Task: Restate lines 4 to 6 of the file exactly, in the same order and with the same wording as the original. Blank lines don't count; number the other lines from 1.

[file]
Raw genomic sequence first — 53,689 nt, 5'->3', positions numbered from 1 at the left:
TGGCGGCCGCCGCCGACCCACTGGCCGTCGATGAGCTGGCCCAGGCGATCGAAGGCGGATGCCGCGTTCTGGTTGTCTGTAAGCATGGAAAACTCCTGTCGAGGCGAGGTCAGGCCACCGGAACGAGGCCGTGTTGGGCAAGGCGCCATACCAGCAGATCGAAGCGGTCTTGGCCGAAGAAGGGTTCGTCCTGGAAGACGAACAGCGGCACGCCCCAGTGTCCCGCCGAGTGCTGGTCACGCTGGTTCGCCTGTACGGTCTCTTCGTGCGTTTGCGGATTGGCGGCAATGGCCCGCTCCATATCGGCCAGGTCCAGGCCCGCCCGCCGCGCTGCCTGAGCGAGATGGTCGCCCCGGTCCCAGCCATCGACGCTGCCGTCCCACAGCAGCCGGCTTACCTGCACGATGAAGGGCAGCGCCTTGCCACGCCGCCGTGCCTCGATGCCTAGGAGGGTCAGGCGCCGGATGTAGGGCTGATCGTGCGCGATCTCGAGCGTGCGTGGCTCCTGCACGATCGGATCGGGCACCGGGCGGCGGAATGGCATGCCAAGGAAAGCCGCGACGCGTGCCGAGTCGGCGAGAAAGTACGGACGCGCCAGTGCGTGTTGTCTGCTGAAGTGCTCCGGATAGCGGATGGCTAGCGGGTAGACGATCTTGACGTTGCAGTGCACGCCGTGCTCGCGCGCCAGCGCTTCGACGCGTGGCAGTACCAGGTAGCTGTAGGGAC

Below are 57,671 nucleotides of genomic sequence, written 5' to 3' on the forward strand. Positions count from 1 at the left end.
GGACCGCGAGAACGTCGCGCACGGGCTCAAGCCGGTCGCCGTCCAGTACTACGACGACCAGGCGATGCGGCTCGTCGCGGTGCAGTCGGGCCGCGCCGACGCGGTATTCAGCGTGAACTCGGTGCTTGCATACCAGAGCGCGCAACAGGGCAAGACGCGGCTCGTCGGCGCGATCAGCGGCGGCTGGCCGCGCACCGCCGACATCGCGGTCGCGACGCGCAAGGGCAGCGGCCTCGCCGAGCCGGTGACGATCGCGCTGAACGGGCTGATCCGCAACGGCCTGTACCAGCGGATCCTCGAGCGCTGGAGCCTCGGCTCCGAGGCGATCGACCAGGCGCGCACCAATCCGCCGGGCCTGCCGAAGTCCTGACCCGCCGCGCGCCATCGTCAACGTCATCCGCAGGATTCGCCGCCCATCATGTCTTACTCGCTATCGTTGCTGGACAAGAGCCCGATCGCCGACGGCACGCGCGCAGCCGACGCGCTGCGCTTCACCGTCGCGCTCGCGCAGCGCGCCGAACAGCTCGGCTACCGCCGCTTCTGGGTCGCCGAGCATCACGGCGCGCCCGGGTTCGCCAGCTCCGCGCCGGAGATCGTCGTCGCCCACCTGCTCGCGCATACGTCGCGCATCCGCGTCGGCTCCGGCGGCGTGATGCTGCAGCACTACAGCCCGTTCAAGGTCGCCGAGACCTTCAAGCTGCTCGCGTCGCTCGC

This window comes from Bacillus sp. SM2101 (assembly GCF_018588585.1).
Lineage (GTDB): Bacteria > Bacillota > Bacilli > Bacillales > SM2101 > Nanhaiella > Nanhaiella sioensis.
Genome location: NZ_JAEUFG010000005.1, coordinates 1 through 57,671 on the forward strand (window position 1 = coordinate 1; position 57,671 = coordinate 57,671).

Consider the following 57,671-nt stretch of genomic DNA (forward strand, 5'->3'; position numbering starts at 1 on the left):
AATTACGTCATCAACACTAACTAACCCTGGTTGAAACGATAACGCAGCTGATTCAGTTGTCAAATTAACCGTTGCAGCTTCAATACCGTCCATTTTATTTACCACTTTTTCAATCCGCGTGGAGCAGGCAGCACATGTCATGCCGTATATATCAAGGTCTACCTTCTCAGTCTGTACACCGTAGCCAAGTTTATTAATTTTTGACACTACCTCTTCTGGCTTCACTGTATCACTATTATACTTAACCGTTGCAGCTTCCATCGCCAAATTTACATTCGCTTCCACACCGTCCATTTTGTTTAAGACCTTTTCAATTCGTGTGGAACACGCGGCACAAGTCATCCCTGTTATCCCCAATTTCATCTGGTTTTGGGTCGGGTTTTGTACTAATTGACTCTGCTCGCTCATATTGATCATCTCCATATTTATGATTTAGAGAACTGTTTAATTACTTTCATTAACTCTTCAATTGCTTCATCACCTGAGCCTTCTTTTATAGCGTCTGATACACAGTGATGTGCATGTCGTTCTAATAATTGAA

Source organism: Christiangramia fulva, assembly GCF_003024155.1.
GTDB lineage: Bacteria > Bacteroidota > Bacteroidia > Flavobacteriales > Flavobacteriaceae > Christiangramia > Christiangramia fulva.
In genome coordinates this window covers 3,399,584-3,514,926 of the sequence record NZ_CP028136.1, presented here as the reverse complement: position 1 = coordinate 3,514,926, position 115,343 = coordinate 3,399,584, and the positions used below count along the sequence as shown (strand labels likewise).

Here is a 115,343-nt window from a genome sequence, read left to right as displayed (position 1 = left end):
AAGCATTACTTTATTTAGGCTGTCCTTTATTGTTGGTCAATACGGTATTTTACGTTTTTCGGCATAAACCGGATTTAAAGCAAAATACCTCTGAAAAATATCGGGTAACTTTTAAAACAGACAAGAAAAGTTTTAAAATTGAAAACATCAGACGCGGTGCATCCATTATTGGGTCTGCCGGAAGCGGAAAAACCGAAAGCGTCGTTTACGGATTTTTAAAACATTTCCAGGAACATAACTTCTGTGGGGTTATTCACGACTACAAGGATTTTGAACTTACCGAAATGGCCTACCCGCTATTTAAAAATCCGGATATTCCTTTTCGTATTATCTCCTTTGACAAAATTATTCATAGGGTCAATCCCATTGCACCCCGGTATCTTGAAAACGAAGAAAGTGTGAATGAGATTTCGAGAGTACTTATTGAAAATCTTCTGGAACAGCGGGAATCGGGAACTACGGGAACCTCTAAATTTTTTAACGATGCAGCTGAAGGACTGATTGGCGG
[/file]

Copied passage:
GGACCGCGAGAACGTCGCGCACGGGCTCAAGCCGGTCGCCGTCCAGTACTACGACGACCAGGCGATGCGGCTCGTCGCGGTGCAGTCGGGCCGCGCCGACGCGGTATTCAGCGTGAACTCGGTGCTTGCATACCAGAGCGCGCAACAGGGCAAGACGCGGCTCGTCGGCGCGATCAGCGGCGGCTGGCCGCGCACCGCCGACATCGCGGTCGCGACGCGCAAGGGCAGCGGCCTCGCCGAGCCGGTGACGATCGCGCTGAACGGGCTGATCCGCAACGGCCTGTACCAGCGGATCCTCGAGCGCTGGAGCCTCGGCTCCGAGGCGATCGACCAGGCGCGCACCAATCCGCCGGGCCTGCCGAAGTCCTGACCCGCCGCGCGCCATCGTCAACGTCATCCGCAGGATTCGCCGCCCATCATGTCTTACTCGCTATCGTTGCTGGACAAGAGCCCGATCGCCGACGGCACGCGCGCAGCCGACGCGCTGCGCTTCACCGTCGCGCTCGCGCAGCGCGCCGAACAGCTCGGCTACCGCCGCTTCTGGGTCGCCGAGCATCACGGCGCGCCCGGGTTCGCCAGCTCCGCGCCGGAGATCGTCGTCGCCCACCTGCTCGCGCATACGTCGCGCATCCGCGTCGGCTCCGGCGGCGTGATGCTGCAGCACTACAGCCCGTTCAAGGTCGCCGAGACCTTCAAGCTGCTCGCGTCGCTCGC

This window comes from Bacillus sp. SM2101 (assembly GCF_018588585.1).
Lineage (GTDB): Bacteria > Bacillota > Bacilli > Bacillales > SM2101 > Nanhaiella > Nanhaiella sioensis.